I have a guilty pleasure, a secret rarely revealed. Well, here it is; I am a closet-fan of The Hostel. You may now proceed to judge me. Oh, you donâ€™t know what the Hostel is? (And you live in Kenya?) Let me clue you in: The hostel is a Ugandan based comedy/drama about a couple of university students living in a hostel. (And now the name makes sense). In the second season, in the name of adding flavor to the show, a new character was scripted in. The script writer couldnâ€™t have made their opinion on Kenyan women any clearer in the addition of the loud, brash and opinionated Makona, who has an innate habit of bursting into Kiswahili, which leaves our neighbors on the other side of the lake acting like she just spoke a dead language.
Letâ€™s face it girls; we donâ€™t rate high on the scale of â€˜Ideal African Womanâ€™. Our sisters in the land of the crane, for example, are openly viewed as better wife material. (Not that weâ€™re willing to do what they do, soâ€¦). A quick survey of magazine headlines is enough to show you that things are not as they have always been. With classics like â€œSo She Earns More Than You Doâ€ and â€œDoes She Wear the Pants in the Relationship?â€ itâ€™s clear that a transition seems to be taking place. And yet, this transition began almost at the time of independence! So what exactly is going on? Will we ever settle down in our genders and stop fighting over the bread rolls?
Look at it this way, pre-colonial Kenyan communities were basically patriarchal. Sociologists would refer to them as primitive societies whose basic goal was survival. Science has shown us that men are generally stronger than women in their muscular build so it makes sense that in that era, when brawn was the currency of the day, for society to have been patriarchal. Then colonialism swept in and riding gingerly on its coattails was the feminist movement. We have great examples of Kenyan women who stepped up into leadership, despite opposition and of whom we speak of in pride to this day. Ladies such as the late Wangari Maathai are gems who stood out from the male-populated political scene. Kenyan girls then grew up with these great examples of strong, independent women whose greatest achievements didnâ€™t end up being digested at the end of the day.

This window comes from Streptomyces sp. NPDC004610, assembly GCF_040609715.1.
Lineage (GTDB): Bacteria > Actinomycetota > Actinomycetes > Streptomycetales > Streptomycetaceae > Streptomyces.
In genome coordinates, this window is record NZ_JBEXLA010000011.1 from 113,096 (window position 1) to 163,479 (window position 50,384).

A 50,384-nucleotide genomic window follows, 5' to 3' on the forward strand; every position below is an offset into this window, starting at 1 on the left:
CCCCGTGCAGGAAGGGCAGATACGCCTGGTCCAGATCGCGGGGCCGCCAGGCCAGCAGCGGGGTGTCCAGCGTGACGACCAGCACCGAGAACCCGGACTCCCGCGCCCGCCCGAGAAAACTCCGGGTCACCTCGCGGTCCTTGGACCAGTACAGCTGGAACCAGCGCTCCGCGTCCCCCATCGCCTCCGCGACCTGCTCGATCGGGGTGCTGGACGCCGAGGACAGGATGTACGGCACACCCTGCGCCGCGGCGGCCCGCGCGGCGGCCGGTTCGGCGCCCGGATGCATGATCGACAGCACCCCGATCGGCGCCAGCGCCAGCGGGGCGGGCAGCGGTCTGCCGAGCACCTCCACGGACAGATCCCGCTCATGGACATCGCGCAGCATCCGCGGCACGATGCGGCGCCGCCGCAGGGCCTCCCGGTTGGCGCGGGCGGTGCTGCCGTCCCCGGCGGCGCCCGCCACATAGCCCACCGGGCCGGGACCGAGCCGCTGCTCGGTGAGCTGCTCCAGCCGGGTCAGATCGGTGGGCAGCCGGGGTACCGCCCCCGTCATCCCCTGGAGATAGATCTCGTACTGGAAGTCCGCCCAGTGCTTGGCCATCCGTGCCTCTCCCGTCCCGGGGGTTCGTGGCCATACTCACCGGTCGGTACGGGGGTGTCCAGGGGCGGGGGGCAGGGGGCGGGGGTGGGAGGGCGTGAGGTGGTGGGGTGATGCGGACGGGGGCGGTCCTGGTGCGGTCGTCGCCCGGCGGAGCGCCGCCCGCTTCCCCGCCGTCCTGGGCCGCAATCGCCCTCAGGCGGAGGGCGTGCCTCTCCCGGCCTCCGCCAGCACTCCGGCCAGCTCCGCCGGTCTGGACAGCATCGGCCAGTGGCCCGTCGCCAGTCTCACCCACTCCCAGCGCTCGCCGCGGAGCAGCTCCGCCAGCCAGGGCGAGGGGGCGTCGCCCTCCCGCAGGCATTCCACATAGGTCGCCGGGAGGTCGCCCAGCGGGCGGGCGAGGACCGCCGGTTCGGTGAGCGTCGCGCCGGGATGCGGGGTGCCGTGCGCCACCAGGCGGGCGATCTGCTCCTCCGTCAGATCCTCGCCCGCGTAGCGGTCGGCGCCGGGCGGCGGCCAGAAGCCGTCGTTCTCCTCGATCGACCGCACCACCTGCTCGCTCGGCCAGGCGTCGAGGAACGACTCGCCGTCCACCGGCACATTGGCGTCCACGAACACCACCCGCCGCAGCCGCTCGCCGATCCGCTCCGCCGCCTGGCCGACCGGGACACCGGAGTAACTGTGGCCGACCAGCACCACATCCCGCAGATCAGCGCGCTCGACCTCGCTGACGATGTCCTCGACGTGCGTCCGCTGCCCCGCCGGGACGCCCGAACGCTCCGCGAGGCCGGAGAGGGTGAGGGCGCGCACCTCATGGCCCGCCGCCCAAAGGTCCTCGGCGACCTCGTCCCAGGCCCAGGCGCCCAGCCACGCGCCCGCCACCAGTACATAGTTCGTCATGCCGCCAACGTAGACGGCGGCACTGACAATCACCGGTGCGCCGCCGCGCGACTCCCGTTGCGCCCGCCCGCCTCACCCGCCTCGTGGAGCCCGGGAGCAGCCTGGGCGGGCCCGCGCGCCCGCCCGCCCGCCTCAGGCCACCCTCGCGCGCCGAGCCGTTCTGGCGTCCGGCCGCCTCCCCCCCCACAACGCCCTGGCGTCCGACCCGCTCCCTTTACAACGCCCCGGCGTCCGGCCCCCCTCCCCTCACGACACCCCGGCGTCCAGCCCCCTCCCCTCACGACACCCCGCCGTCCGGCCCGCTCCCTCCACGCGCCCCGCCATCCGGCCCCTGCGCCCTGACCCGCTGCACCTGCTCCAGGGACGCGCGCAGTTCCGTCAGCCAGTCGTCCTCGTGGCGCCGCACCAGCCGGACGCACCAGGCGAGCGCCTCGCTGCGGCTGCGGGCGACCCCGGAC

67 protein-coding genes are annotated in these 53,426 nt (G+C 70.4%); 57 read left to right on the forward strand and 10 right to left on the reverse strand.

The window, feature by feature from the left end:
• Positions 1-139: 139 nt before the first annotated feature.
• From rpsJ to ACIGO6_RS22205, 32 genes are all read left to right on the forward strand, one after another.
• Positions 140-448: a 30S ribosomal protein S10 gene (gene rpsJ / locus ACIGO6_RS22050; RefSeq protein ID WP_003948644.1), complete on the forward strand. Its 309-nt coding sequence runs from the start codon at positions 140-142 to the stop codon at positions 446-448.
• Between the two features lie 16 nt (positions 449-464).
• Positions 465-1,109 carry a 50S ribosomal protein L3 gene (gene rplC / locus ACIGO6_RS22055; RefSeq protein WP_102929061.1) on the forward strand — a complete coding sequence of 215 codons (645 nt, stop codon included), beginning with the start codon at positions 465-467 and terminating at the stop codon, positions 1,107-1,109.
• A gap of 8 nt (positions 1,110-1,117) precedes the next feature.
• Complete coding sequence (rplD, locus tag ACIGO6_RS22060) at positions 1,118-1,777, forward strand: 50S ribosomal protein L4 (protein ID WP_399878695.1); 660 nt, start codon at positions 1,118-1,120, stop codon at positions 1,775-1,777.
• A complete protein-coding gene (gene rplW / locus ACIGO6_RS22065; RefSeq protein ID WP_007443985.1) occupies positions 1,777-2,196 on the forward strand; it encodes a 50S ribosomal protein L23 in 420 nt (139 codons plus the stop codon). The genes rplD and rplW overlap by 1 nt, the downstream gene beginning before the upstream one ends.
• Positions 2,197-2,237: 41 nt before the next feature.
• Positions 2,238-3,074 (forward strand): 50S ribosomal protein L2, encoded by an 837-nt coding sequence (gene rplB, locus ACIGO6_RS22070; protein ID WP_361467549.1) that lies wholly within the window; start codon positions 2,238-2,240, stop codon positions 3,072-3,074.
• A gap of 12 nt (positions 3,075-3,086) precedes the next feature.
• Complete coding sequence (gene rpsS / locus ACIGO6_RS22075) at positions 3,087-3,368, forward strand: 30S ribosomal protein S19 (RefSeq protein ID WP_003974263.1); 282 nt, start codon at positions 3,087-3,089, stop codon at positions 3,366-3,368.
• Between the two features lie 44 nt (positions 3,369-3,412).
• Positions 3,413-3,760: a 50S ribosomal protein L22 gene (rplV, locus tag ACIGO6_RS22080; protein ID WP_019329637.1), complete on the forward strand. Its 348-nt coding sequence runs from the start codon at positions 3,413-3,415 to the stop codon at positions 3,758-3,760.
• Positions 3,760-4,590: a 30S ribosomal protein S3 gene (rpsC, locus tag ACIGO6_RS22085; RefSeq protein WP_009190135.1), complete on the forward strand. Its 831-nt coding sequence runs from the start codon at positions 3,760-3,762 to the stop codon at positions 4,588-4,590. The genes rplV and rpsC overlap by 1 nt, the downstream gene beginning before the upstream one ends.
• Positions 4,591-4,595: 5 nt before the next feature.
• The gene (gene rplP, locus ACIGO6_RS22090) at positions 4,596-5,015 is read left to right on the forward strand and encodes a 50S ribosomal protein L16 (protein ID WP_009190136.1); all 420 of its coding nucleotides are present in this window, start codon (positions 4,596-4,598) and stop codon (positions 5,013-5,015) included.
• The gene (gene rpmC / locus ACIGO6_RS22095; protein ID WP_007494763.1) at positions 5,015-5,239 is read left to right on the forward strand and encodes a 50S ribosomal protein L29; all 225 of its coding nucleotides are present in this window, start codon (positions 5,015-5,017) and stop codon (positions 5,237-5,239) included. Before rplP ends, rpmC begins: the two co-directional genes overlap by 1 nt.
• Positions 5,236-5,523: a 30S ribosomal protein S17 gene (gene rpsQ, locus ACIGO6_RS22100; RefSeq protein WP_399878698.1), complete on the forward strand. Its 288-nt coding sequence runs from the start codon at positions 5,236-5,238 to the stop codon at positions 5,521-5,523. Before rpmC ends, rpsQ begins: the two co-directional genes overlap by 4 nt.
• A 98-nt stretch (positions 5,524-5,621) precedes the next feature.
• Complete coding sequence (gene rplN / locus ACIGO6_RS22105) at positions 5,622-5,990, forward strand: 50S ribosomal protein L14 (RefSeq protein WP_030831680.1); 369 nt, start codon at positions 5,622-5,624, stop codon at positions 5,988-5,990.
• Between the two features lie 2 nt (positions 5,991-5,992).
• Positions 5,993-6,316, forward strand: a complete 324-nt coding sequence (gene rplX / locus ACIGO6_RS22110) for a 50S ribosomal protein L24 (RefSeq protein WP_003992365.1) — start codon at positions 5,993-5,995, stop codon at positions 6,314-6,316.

Nowadays, a woman will leave the house at the same time as her husband, head out for a day at the office, and bring home the other half of the bacon. She has her own money and as a result, has a higher degree of independence than a lady who would have to go to her husband to ask for money for everything. They could even be said to be on the same level; a fact that does not sit well with all folks (MAWE, hoyee).
To such folk, I tell that times have changed. You may not have gotten the memo so this is me letting you know. The currency as it stands, is brains not brawn and unfortunately for you, changes societal order. Itâ€™s not a war, as you seem to think it is, but you make it one every day when you try to mold us into this â€˜idealâ€™ that is unrealistic.
Feminism aside, it is clear to see that we are a generation brought up with a serious case of â€˜Daddy-issuesâ€™. A significant percentage was brought up by single mothers or with the ghost of a father figure. So boys didnâ€™t exactly have someone to emulate. As women were experiencing an era of empowerment, men were actually going through a season of neglect! Therein comes a disconnect between the sexes. The only solution would be empowerment to all while checking to ensure no one actually tries to â€˜sitâ€™ on anyone. But right now, everyoneâ€™s too busy shouting across the board to actually sit down and think up a solution. Aluta Continuaâ€¦